Guest Chef Series: A Gourmet Gathering in Support of Family Services
Neither rain, nor sleet—or in this case, extreme heat—could keep 288 of some of the Central Valley’s most philanthropic citizens away from Family Services of Tulare County’s annual Guest Chef Series event. Celebrating the Valley’s abundance, “Come to the Table” was the theme of this year’s al fresco tasting and dinner held on June 17 at the elegant, rustic home of Stan and Carol Trapp.
For more than 30 years, Family Services has strived to fulfill its mission to, “help children, adults, and families heal from violence and thrive in healthy relationships.” Starting with the opening of a battered women’s shelter in 1983, the organization now positively impacts more than 3,000 Tulare County clients yearly. Family Services offers a myriad of resources addressing domestic violence, mental health, sexual assault, human trafficking, children’s counseling, parental education, support, outreach, prevention, and more. Close to 90 percent of the agency’s revenue is utilized on programming, and funds raised at the Guest Chef Series will be directed to general operational needs.
Upon arrival at the event, a flowing creek greeted guests as they walked across a bridge that led into the beautiful back yard. While mingling over cold beverages on the grass, towering oak trees swayed in occasional breezes, providing cooling respites from the nearly 100-degree temperature. In step with the celebration of the Valley’s agricultural riches, ice water infused with local fruit blends kept everyone hydrated in the late afternoon warmth.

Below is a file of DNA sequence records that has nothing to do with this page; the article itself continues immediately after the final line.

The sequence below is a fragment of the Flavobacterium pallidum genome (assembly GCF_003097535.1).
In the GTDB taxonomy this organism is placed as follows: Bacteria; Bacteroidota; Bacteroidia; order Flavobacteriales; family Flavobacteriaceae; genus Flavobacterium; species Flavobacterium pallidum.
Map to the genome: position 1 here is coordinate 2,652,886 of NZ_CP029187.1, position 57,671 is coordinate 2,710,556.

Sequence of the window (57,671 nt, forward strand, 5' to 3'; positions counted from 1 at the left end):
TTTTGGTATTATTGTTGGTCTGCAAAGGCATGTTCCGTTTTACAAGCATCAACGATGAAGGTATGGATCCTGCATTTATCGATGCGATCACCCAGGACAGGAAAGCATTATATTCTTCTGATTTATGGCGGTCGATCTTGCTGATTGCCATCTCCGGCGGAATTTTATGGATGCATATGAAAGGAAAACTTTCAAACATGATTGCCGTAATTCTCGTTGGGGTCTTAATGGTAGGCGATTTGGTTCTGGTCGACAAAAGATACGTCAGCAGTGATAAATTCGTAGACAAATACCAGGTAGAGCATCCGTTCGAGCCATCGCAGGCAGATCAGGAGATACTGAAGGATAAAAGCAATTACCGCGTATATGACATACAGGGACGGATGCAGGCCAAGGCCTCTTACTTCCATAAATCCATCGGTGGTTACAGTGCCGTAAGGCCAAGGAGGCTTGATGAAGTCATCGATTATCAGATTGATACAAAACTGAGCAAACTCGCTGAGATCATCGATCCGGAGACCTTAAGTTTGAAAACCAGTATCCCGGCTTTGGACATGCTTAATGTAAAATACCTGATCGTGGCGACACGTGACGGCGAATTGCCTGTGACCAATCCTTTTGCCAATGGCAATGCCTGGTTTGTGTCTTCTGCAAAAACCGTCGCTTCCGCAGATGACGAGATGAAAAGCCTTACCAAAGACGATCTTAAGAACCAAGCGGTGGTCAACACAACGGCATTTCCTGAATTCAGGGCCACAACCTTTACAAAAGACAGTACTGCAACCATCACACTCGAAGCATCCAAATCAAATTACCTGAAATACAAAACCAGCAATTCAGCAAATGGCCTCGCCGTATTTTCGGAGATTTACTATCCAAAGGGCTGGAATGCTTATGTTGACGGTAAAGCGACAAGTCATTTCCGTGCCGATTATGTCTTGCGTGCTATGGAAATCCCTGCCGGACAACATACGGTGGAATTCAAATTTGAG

A three-man musical group, The Tayters, set the tone for the event with a mellow, upbeat mixture of songs they described as “somewhat acoustic, eclectic entertainment.” Guests’ pictures were taken at a photo station complete with a “step and repeat” backdrop, fancy hats, and other accoutrements. Sitting under an especially large tree was a miniature farmer’s market, coordinated by board member Theresa LoBue and her husband Joe, and sponsored by Umina Brothers, Dayka Hackett, Kirschenman Farms, J.B. Critchley, and Aslan. These companies donated and transported fresh, local fruits and vegetables for partygoers to bring home, and the produce remaining after the event was donated to Visalia Emergency Aid Council.
The setting and atmosphere for dinner were evidence that an extraordinary evening was in store. Long tables set with white china, black napkins, and burlap runners were the foundation for a communal, farm-to-table feel that was sophisticated yet relaxing. Jody Gilman’s decorative vision mixed an eclectic collection of brass candlesticks, vintage vases, and casual floral arrangements (grown and designed by European Gardens) on the runners accented with olive branches. At dusk, Jody personally lit the candles, chatting with diners at each table.